Fuel Pump
$75
$75
Pressure Regulator
$25
$25
Control system
$100
$100
Paid for by ENGR 315
Instrumentation
Thermocouples
$50
$50
Paid for by ENGR 315
Pressure sensor
$25
$25
Testing
Dynomometer
$0
Orsat
$0
Total
$625
$825
ENGR 339 Total
$475
$675
17


Various design norms,
obj
ectives
, and concerns have been combined into a decision
matrix between Design A and B to aid in deciding a design path. Table 1 outlines this
decision matrix. The cost is a proportionality based on the proposed budget in Table 1.
Design B is perceived to
be safer than Design A because it has fewer moving parts and is
more easily controlled. Design A is perceived to be more difficult to construct because it
involves moving parts with high stresses and very small tolerances. Design
A posses no
adjustability
in the physical parts because of the high cost associated with custom
camshafts; whereas Design B can easily be modified by changing the ECU programming.
Design A has higher transparency because of its physical nature. It is generally easier to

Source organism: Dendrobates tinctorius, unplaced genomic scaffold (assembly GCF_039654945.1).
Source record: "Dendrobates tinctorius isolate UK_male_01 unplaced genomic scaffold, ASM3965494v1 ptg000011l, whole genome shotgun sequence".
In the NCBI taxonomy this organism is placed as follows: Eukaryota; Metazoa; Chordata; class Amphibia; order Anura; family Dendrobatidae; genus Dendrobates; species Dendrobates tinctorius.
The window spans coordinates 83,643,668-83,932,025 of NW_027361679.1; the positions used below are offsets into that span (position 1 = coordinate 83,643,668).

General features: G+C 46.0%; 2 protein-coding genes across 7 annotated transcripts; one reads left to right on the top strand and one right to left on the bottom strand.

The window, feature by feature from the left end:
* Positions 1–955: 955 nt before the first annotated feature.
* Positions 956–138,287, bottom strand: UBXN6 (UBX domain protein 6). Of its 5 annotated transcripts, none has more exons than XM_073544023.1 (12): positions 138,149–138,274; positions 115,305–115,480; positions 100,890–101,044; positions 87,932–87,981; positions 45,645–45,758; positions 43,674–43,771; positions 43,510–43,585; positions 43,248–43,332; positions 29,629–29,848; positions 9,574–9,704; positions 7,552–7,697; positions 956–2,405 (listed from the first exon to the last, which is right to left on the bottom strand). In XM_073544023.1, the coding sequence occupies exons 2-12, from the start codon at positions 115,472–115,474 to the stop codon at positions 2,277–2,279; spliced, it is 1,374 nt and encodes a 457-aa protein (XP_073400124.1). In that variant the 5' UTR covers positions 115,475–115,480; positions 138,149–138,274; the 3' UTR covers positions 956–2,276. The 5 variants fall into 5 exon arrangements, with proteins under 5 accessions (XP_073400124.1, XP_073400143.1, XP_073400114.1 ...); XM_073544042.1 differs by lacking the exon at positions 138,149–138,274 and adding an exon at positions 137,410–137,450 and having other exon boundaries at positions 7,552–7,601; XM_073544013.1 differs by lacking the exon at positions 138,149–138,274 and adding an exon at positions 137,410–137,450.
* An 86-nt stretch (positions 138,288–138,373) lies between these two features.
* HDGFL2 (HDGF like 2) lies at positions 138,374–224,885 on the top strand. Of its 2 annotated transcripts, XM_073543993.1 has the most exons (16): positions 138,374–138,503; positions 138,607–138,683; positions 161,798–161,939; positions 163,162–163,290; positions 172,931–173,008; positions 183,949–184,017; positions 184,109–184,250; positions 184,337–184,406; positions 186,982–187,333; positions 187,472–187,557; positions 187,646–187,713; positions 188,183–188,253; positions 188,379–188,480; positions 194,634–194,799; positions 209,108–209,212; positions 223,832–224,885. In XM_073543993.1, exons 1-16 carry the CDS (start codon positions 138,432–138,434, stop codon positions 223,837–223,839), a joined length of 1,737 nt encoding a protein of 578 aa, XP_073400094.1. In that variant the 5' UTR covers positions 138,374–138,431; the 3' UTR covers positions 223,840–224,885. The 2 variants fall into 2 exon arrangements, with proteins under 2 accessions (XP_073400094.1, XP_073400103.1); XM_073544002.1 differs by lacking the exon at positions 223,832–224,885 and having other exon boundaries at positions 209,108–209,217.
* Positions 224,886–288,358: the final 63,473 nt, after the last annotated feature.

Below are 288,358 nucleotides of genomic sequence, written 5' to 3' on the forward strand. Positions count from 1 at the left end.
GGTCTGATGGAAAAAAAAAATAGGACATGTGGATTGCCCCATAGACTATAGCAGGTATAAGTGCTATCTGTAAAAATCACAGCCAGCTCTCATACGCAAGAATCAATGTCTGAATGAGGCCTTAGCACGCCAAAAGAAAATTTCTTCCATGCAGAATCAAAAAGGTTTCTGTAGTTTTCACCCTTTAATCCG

conceive ho
w a physical object works than lines of code. Design B is more sustainable
because the parts can be re
-
used in later research or projects; Design A involves custom
materials that will only work for this one engine under specific circumstances.

Table 2. De
cision matrix for the design alternatives.


Via the decision matrix, the proposed design for the engine modifications is Design B,
the electrical control system. This design offers the best chance of success as well as
fulfilling the design norms.

9.

Projec
t Management

Heavy consideration has been given to each team member’s personal strengths and
weaknesses. The tasks are divided based on the strengths and skills set of each member.

9.1

Task Delegations

9.1.1.

Controls

There are two main aspects of controls that need

to be addressed. Water control will be
handled mostly by Tim and
Andrew